Written by Ben Weinberg
Italy defines micro-regionality. Every village and hamlet has its own unique drinks, foods, architectural styles, even dialects. Certainly this is true of Tuscany, where my wife Yaël and I spent the last week tasting great wines, eating fabulous food, and generally living la dolcé vita.
Tuscany comprises 22,990 square kilometers or 8,880 square miles, just a bit bigger than the Snake River AVA in Idaho and Oregon. Yet it offers such a great variety of terroir that it’s silly to try and sum it all up in a single column. Yet here I am, and so all I can do is tell you about the places we managed to visit during one whirlwind week. I should also mention that, while many of my columns feature relatively inexpensive wines, many of the bottles reviewed here are significantly more expensive, a product of my desire to sample the best that this region has to offer.
Our visit started in Tuscany’s capital city of Florence, where the Frescobaldi Wine Bar in the center of town is a must-stop location. There I thoroughly enjoyed Nipozzano Chianti Rufina Riserva, crafted from Sangiovese, the area’s most famous indigenous grape . 2007 was a terrific vintage throughout Tuscany, and this reasonably priced Chianti delivered the goods with tons of deeply ripe cherries and blackberries up-front, chewy caramel, watermelon, cinnamon and allspice on the mid-palate, and typical ash and pumice on the high-acidity, lengthy finish.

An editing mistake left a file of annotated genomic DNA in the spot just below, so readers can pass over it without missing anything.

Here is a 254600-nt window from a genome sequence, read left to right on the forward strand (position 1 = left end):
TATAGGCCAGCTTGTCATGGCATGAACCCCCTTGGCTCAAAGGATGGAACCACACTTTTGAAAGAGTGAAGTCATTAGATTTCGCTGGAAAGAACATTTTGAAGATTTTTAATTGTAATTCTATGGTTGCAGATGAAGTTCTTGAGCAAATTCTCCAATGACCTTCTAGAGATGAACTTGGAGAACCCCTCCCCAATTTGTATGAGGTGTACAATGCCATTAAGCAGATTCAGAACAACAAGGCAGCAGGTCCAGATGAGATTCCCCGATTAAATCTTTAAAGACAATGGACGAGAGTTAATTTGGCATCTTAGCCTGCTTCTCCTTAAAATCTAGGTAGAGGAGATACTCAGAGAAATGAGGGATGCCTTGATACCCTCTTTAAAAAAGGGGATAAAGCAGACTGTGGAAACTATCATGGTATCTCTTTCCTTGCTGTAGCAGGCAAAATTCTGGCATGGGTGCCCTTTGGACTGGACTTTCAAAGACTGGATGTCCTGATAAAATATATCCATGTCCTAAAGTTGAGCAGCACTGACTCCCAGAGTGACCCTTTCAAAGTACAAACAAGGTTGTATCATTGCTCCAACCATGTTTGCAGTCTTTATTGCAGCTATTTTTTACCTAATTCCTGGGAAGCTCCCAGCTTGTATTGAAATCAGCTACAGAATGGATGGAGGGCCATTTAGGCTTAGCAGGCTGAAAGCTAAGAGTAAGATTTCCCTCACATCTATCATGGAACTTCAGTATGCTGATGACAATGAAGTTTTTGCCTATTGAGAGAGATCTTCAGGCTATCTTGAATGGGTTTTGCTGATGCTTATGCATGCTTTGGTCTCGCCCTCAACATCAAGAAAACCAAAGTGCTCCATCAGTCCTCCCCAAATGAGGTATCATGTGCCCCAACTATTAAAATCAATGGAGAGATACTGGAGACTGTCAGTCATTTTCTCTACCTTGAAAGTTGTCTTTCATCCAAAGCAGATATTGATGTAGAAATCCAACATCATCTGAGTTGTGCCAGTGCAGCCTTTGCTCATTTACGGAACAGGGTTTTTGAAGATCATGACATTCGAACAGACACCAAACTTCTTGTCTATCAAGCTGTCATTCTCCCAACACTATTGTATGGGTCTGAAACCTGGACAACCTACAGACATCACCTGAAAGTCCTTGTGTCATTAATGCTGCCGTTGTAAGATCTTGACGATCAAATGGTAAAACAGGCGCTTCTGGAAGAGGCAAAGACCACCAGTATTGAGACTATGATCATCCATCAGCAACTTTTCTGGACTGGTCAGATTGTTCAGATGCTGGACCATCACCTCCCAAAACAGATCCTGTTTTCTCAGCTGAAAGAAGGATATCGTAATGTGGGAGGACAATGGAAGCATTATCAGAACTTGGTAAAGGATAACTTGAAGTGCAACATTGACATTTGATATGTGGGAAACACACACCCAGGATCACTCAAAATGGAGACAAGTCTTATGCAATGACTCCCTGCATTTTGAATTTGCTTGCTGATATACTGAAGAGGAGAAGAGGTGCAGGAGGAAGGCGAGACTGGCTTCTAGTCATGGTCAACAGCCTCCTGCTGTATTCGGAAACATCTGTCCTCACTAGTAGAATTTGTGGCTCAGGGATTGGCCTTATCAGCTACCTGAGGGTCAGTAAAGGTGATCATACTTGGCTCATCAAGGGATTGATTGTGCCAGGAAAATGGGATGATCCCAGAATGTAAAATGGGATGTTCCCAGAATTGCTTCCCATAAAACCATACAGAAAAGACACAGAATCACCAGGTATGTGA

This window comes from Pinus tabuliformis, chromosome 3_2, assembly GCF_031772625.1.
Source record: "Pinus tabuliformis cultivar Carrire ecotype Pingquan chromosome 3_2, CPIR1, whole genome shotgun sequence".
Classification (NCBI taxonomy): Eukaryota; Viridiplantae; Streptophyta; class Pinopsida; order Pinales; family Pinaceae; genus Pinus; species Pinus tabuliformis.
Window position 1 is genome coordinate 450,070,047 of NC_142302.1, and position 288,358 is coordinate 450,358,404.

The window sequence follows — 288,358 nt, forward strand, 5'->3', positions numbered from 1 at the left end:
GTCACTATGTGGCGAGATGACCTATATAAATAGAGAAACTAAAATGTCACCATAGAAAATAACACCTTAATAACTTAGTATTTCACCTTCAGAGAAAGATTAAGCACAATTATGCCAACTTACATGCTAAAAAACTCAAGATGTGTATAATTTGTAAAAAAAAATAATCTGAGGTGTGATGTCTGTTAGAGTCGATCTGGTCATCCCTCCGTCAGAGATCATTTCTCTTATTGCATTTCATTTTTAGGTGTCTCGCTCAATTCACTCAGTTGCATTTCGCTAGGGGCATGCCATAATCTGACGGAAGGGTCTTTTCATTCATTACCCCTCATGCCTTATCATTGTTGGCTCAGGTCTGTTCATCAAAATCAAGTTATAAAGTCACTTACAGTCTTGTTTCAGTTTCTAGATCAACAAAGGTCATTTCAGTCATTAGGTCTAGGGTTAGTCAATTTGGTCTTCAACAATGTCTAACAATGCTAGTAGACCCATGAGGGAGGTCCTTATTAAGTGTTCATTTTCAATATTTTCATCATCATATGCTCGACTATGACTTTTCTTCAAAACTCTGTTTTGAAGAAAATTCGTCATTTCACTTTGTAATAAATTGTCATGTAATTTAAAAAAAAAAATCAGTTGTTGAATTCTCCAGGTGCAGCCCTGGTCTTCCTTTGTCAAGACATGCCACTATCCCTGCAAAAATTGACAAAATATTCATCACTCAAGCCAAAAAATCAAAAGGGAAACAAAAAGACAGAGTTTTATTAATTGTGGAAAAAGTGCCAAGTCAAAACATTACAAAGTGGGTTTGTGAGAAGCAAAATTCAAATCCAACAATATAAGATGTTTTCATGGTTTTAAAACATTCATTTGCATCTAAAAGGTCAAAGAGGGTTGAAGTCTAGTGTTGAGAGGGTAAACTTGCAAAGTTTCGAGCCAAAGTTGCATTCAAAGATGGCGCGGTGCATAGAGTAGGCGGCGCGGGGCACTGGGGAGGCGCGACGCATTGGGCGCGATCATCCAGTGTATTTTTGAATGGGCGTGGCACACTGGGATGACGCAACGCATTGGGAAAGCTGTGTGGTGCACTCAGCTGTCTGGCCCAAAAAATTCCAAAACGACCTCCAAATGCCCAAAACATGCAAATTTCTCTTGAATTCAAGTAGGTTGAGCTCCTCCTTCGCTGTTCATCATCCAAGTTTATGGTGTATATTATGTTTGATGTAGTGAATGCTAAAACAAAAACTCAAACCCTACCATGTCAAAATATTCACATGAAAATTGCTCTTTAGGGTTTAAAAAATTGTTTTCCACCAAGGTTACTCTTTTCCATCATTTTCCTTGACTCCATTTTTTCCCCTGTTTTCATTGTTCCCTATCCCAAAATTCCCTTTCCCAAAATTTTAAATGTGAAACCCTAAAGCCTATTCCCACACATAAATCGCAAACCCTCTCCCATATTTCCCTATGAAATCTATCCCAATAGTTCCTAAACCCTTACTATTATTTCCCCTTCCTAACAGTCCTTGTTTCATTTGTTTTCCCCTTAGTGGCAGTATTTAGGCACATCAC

The next day we headed off to the medieval town of Montalcino, home to famously refined Brunello di Montalcino. While at Uccelliera we barrel-tasted most of the 2007s and 2008s, and they were all special. But the currently-available 2006 Brunello was ethereal, with black raspberry and apricot aromas that led to a mocha-tinged, mint and sage palate.
Our third stop, still in Montalcino, was the American-owned Castello Banfi, where we spent the night in a charming old farmhouse on the estate. Banfi also has much more luxurious rooms for rent, but we were quite happy to enjoy a rustic evening surrounded by the winery’s beautiful vineyards. We tried many lovely wines in the Banfi enoteca and trattoria, and one I especially liked was the Belnero, with its nose of black cherry, tobacco and dill and a red pepper, cassis and mocha finish.
Next was a quick visit to the nearby town of Montepulciano and Avignonesi winery, which has just gone biodynamic. While Avignonesi is justly famous for dessert wines (including a stupendous Vin Santo and their proprietary Ocho di Pernice), I was equally impressed with their gooseberry and green melon-infused Sauvignon Blanc . Through 2008 this wine included a significant percentage of other white varietals, but starting with the 2009 vintage it is 100 percent Sauvignon Blanc.
All aboard for Chianti Classico! While Montalcino and Montepulciano are small subregions that surround specific towns, Chianti Classico is much larger, with a correspondingly greater number of wineries. While dozens of producers lie along major routes like pearls on a string, in the space of one day we managed to tour only three of them.
First up was Castello di Ama, where Marco Pallanti and his wife Donatella have managed the estate for more than 25 years. All of di Ama’s wines were terrific, but my favorite was La Casuccia, a single-vineyard cru selection. Red fruits and honey led to green tea, allspice and cardamom on the high-intensity, very long finish. Interestingly, while the 2007 vintage has gotten most of the press, Marco told me that he preferred 2006, which was much like the very well-regarded 2004 but even more powerful.
We then headed over to Paolo and Marta De Marchi’s Isole e Olena, where the 100 percent Sangiovese Cepparello gave off intense aromas of grape must, milk chocolate and graphite. On the tongue this was all red cherry, mint and amber raisins. Just tons of concentration here, with moderate acidity and an aftertaste that went on and on.